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(article, Deborah Madison)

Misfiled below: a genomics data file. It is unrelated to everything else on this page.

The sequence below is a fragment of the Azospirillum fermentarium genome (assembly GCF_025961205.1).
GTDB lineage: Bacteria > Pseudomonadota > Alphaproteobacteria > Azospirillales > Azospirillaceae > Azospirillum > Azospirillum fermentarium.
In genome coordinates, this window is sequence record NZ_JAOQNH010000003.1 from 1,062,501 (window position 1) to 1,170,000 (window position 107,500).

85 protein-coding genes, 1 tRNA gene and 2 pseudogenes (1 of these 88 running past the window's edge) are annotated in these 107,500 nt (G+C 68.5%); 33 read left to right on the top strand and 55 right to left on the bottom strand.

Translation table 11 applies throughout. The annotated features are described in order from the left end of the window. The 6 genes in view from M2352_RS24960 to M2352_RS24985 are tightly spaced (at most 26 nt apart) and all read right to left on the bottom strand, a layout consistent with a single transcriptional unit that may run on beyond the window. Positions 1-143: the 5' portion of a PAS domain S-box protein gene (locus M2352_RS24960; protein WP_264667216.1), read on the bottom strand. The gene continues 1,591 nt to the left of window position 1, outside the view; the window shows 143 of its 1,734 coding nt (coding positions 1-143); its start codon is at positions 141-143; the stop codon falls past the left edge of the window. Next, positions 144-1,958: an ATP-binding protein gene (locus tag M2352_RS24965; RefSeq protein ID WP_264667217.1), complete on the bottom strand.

[%pageBreakSettings nobreak=true] When I was growing up, Christmas was wacky and fun; one year, for example, my brother wrapped all his presents in philodendron leaves. But my husband’s boyhood Christmas was formal and tedious, so he’s not too fond of the holiday. He could care less about having a tree, while I find one cheerful. (Plus, it amuses the cat and even the dog, who once ate all the cookie ornaments I had brought home from Switzerland.) Both of us, however, have a hard time with the pressures of a consumer society at its worst, and we struggle with a river of parties and a month-long diet of rich foods. [%image "reference-image" float=left width=400 caption="Dogs are intrigued by edible tree ornaments." credit="Photo: iStockphoto/Hubert Grüner"] In fact, the holidays were a big challenge for me until rather recently, when I began to accept that, whether one likes these days or not, they don’t go away. Since then, they’ve become more fun — and never the same from year to year. We don’t have the pressure of putting on a full-blown event for children, so our main task is to figure out what we’re going to do each year. Sometimes we travel; sometimes we stay home. Sometimes we have a big Christmas dinner with out-of-town friends and family; other times we go for a series of small suppers with friends we haven’t seen enough during the past year. Gifts are not a big deal in our house. The first year we were married, my husband gave me a 75-foot garden hose, “wrapped” in a new garbage can. I was surprised, then amused. And I still use that hose. As it turns out, we’ve found that we like to be somewhere else over the holidays every other year. It’s a strategy of semi-escape. The Sunday paper has a deal on a trip to Prague; suddenly, we want to go there for Christmas. Which leads to thoughts of a trip to Manchuria via the Trans-Siberian railway — but just visualizing two weeks on a train through Russia in winter is enough to abandon that idea. [%adInject] Instead, we remind ourselves that shorter car trips can lead to adventure too, like the New Year’s we spent in Austin, Nevada, population a few, where the Christmas tree from the local bar was set afire at midnight, firecrackers popping — or was that gunshots? Awakened by the revelry, we retrieved our bottle of Champagne from the huge pile of snow in the motel parking lot and toasted a great easy start to the year. The thought of getting on a plane at Christmas is not a happy one, but travel to faraway places can be inspiring for the simpler pleasures one finds. Culinate’s editor, Kim Carlson, writes, “A few years ago, we traveled to the Philippines for Christmas, arriving on Christmas Eve. I loved it! The ‘tree’ was a huge branch that had washed up on the beach, and my cousin and her husband had dragged it up to their place on the hill (180 steps, if I remember right) and hung shells and bells from its limbs. We were all delighted by it. On Christmas Day we went to a Cuban restaurant right on the beach. Bliss.” I once spent Christmas Day in the central plaza in Oaxaca, eating enchiladas suizas now and then for the sustenance required for reading on a park bench. It was so free of the usual Christmas insanity that the day simply passed, and it was utterly delightful. However, my Christmas in Norway could not have been more different. That cold, icy landscape was made for this holiday. The stars and snow really did twinkle, people dressed in cozy wool hats and mittens skated on lakes and ponds, and candles were lit everywhere — in banks, on the sidewalks. The atmosphere was truly magical, and nothing like New Mexico. As a guest in a friend’s family home, I got to take part in three days of celebrating that included a vast array of astoundingly rich, delicious, and very traditional meals interspersed with long and necessary walks in the snow. It was a gift to take part in another country’s (and family’s) customs and to experience Christmas as a festival of light and cheer in the darkness. [%image girl float=left width=300 caption="A beach Christmas."] Similarly, a Christmas in Rome remained damp and cold with nothing to relieve the dark mood until Christmas Day itself, which is when the holiday season actually started, not to end until Epiphany. I never dreamed I’d be so relieved to see lights and decorations, the piazzas filled with carts of Christmas candies. Everything had come to life and light, and the gloom of winter was at least temporarily dispersed. Then there are unexpected holidays. My husband and I had planned to exchange homes with friends in New York, but when our flight was canceled, we had no choice but to go somewhere, anywhere. We went home, got our dog, and drove to the Mexican border, where we turned right, heading west and making up our trip as we went along. We arrived at my brother’s doorstep in northern California minutes before Christmas Eve dinner was to begin. It was such a surprise for all of us to be together that we had an especially good time, one free of all expectations. The next day we continued on our trip, putting about 5,000 miles on our truck before returning home. It was way too long a drive, and one that we never would have planned in a million years. But we saw places we’d never seen before, and the landscapes we usually knew as summer ones were covered in ice and snow and utterly beautiful to witness. This year we’re staying home. We’ll host a dinner on Christmas Day for a miscellaneous group of friends whose families live too far away to visit and any friends they might bring. Everybody will be invited to bring a poem to read at some point. We always do this at holiday dinners, and it never fails to be the best time, hearing what moves your friends and discovering what moves you, especially before plunging into the new year. p(bio). Deborah Madison is the author of numerous award-winning cookbooks, including Vegetarian Cooking for Everyone. She lives in New Mexico.